A Dubai Cares delegation recently concluded a series of field visits in Ghana to monitor and evaluate its 4-year Home Grown School Feeding (HGSF) program launched in the country in 2012. The aim of the AED 9,917,100 (US$2.7 million) Dubai Cares funded program is to support the Ghana School Feeding Program (GSFP), a poverty reduction initiative launched in 2005 by the Ghanaian government, in increasing access and retention of school age children, particularly for those living in poverty and suffering from food insecurity. The program is having an impact on 320,800 primary school children and 82,078 rural households, enhancing education prospects for children and providing farmer communities with reliable markets to sell their produce.
In developing countries, 66 million children go to school hungry every day. Children that don’t eat don’t learn. Moreover, 600 million children have reduced access to education and poor health due to entirely preventable parasite worm infections. School feeding programs exist in all sub-Saharan African countries. However, whilst these programs seek to reach and feed all children, they are often too small, unsustainable and unable to offer nutritious food. In the same communities, smallholder farmers, often unable to reach a market, struggle to make a living selling their food. The solution is clear: local food for local children - school feeding programs which look after the health and wealth of the whole community.
Tariq Al Gurg, Chief Executive Officer of Dubai Cares said: “This field visit to Ghana underlines our commitment to effective monitoring and evaluation that ensures a culture of continuous learning and greater impact. It also helps us maintain a close relationship with the communities we are supporting, particularly Ghana’s poor rural communities where the Home Grown School Feeding (HGSF) program is playing a central role by increasing access to education and learning, and improving children’s health and nutrition, with its integration into the Ghana School Feeding Program (GSFP). In addition, the obvious impact it is having in supporting economic activity by helping local farmers supplement their household incomes as well as mothers playing the role of caterers is heartening. I am pleased with the impact our program has had in Ghana as we do our part in helping the government make progress towards achieving its primary education agenda.”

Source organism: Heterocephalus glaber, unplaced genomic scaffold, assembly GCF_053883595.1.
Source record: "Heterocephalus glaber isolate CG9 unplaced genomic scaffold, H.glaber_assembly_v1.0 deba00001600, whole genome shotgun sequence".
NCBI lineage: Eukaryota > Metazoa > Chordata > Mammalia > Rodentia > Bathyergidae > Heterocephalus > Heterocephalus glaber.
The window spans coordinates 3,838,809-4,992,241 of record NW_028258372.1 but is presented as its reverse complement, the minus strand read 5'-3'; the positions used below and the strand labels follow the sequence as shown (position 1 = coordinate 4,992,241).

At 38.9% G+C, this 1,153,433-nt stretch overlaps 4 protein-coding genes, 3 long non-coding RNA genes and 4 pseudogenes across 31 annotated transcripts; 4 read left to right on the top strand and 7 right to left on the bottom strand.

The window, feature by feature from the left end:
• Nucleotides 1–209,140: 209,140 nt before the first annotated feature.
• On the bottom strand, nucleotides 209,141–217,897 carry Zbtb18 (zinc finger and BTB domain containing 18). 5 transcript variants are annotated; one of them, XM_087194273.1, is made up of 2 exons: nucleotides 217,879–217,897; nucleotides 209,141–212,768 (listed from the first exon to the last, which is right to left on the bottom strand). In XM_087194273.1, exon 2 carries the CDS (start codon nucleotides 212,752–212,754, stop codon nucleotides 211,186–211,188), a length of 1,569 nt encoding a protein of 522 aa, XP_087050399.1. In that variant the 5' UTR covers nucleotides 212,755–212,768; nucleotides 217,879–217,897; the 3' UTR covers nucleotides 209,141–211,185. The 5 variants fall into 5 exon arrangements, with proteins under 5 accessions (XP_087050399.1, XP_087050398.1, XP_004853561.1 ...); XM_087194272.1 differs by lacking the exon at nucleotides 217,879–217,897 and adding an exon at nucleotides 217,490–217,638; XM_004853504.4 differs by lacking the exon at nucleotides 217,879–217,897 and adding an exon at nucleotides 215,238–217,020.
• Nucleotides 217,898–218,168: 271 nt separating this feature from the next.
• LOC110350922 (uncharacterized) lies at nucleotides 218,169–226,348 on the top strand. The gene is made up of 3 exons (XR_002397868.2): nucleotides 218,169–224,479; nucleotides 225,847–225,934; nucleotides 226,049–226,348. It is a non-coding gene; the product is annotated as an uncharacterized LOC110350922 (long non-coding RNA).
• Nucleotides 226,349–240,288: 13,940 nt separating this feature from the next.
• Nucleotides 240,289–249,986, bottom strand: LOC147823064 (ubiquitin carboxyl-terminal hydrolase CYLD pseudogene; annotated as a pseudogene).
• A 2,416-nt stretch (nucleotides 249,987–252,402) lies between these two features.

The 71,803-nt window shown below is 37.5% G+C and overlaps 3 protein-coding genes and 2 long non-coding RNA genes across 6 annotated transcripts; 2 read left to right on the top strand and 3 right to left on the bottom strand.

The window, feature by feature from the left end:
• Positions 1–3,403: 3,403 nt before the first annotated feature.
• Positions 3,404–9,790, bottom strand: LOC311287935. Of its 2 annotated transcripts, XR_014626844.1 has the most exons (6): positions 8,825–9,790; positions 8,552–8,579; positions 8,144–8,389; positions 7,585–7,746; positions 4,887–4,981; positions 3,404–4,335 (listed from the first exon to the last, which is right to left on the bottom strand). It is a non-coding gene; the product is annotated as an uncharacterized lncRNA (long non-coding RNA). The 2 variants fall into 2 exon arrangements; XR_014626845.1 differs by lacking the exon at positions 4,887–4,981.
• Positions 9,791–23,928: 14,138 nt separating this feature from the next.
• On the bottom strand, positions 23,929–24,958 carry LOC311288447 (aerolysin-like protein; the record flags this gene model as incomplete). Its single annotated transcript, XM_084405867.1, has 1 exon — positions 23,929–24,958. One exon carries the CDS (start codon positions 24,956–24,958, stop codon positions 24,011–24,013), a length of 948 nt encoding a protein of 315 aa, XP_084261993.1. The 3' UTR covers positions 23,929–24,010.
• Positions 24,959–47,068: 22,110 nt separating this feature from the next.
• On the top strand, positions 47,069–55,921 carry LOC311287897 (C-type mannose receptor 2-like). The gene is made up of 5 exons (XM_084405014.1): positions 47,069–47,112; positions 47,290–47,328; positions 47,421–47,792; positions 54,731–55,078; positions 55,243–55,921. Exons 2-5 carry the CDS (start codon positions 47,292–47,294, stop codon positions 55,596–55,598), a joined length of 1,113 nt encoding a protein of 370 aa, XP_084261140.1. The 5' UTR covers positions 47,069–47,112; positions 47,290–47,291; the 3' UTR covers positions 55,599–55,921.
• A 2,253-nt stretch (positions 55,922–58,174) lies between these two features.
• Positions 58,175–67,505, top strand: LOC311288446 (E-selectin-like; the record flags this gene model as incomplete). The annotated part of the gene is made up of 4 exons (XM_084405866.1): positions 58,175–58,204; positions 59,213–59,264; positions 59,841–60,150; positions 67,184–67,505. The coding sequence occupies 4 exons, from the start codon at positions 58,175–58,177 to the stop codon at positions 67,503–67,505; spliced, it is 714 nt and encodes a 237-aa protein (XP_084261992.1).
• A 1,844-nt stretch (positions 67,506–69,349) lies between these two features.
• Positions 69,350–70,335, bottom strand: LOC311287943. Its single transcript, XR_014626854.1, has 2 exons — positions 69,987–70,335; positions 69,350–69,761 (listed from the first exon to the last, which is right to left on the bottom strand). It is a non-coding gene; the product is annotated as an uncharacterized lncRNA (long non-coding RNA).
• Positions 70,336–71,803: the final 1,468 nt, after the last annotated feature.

Daniel Mumuni, Regional Coordinator, Partnership for Child Development (PCD) West Africa said: ”The knowledge and lessons learnt from this Dubai Cares funded program will be felt not just by children in Ghana but also by millions of school children across the world. Governments are looking to strengthen their own school feeding programs based on the good practices around nutrition and health that are being developed as part of this program. Research conducted by PCD with the World Bank and World Food Program (WFP) show that school feeding programs improve children’s health especially when integrated with comprehensive school health and nutrition programs. The strength of this Dubai Cares funded program lies in integrating nutrition, deworming and school feeding resulting in a holistic approach to children’s health.”
The first component of the HGSF program, which is currently being implemented with Partnership for Child Development (PCD), aims to improve the nutritional quality of the food being provided so that the nutrition requirements for energy, protein, vitamins A and C, Iron, Zinc and iodine of children 7-10 year old could be met using a variety of foods. In turn, schools will advise farmers on what crops need to be grown to meet these nutritional needs. The second component is a community sensitization campaign, which educates parents about the importance of education and nutrition for school children and their families. The third component is a complimentary deworming program to ensure it is the child being fed not the worms. 50,000 children each year are treated with deworming tablets which are cheap, safe and effective.
Home grown school feeding programs are a win-win for both children and the local rural community. By providing nutritious meals to school children, they are more likely to attend and stay in school and are better able to learn whilst they are there. By providing a stable market for locally grown food, HGSF programs benefits the local agricultural economy in general and the smallholder farmers in particular.